SARAH CASWELL previews DocHouse’s screening of Light Fly, Fly High. Light Fly, Fly High will be screened at Rich Mix Cinema, Thursday 5th June for DocHouse
Thematically and emotionally compelling, Light Fly, Fly High tells the story of one young woman’s struggle for independence. Thulasi is a ‘Dalit’ or ‘untouchable’ in the Indian caste system, facing intense pressure from family and society to marry. Thulasi, though, is instead determined to create a career for herself through boxing. The victory she fights for within the ring often seems more attainable than the independence she searches for outside of it.
Directors Hofseth and Østigaard punctuate the energy and violence of boxing matches and Indian street-life with powerful moments of stillness. Thulasi and three of her fellow competitors fall asleep on the train to their first tournament, reminding us of their youthful vulnerability. Later, Thulasi slumps against a wall, playing despondently with two pet parakeets. Although rather obvious in meaning, even perhaps clunky in execution, the birds are an undeniably apt symbol of Thulasi’s caged existence.
Whilst well-directed, with Thulasi as its subject it seems impossible that Light Fly, Fly High could have been anything less than remarkable. Angry and frustrated with her situation, we also see a softer, more vulnerable side of her character as she jokingly plays with Helenma, her friend and guardian, or breaks into tears when she fails to win a match. Her determination to fight, even when injured, becomes almost uncomfortable to watch. From the film’s opening scenes, we become engrossed in Thulasi’s story, desperate to know whether she will be able to achieve her ambitions, or whether she will eventually be forced to rely on a husband to support her.
Through one woman’s incredible journey, we gain a far more typical insight into the lives of ‘untouchable’ females in India today. Thulasi tells us that, at the age of fourteen, her parents attempted to force her into marriage with an older man. Thulasi makes reference to the unhappiness of her mother’s own marriage: “I will never be anyone’s wife. When I look at my mother- marriage is a jail life.” Early in the film, the sexual abuse suffered by the aspiring female boxers at the hands of their male coaches is hinted towards. Although opportunities for women to support themselves in India appear to be increasing – to have even attempted to resist marriage would have been impossible for Thulasi’s mother or for Helenma – at times Thulasi’s struggle seems to be an impossible one. For all women in her situation marriage is expected, and, for most, it is inevitable.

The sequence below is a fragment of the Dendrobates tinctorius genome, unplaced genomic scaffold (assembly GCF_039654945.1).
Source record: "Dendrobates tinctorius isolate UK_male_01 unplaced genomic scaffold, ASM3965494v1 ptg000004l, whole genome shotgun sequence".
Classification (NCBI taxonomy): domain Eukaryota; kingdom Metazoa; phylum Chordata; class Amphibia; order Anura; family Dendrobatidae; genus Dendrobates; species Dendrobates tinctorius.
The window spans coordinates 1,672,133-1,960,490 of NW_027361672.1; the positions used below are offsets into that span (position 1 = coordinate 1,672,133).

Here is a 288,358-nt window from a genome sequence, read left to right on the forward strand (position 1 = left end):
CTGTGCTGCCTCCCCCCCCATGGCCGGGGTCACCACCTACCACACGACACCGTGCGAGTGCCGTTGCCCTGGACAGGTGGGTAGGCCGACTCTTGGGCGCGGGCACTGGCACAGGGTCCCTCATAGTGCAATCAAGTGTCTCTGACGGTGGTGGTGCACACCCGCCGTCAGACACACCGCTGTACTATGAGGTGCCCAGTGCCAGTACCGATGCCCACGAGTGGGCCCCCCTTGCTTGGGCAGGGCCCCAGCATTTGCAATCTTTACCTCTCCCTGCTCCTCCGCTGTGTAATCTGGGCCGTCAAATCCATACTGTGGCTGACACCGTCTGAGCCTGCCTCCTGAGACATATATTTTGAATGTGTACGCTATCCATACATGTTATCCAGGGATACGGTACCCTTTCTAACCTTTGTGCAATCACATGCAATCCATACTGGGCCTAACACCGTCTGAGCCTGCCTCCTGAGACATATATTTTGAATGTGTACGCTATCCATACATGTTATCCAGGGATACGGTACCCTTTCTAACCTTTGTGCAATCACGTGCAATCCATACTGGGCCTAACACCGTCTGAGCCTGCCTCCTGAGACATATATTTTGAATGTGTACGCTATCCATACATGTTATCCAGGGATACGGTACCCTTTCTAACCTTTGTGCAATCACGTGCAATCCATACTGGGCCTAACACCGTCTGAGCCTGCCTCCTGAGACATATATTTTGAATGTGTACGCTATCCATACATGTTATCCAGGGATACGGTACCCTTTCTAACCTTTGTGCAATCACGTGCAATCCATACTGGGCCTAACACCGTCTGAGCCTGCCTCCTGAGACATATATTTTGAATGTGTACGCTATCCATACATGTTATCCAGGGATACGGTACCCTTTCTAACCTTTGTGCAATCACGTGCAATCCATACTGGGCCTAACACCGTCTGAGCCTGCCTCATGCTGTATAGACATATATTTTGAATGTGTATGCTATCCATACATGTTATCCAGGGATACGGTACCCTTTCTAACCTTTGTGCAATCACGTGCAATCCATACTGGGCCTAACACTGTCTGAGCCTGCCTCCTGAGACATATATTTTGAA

Without external narration, it is Thulasi’s voice which dominates the film. Her words capture her fierce determination, her fighting spirit: “Few girls of my background dare to speak up. But I’m a one woman army. I’m willing to fight on my own.” Striking in themselves, the fact that these words are spoken at all is incredibly noteworthy. Society expects Thulasi to remain silent, an expectation made explicit when, in desperation, one man offers her a hefty bribe to stop speaking against him. The film provides Thulasi with the rare opportunity to speak and be heard; as an audience, then, we become invested in her story, even part of her army.
With every person to hear her voice, Thulasi’s story, and the story of millions of young Indian women, becomes more powerful. Light Fly, Fly High is a film not to be missed.
To book tickets for the screening on 5th June click HERE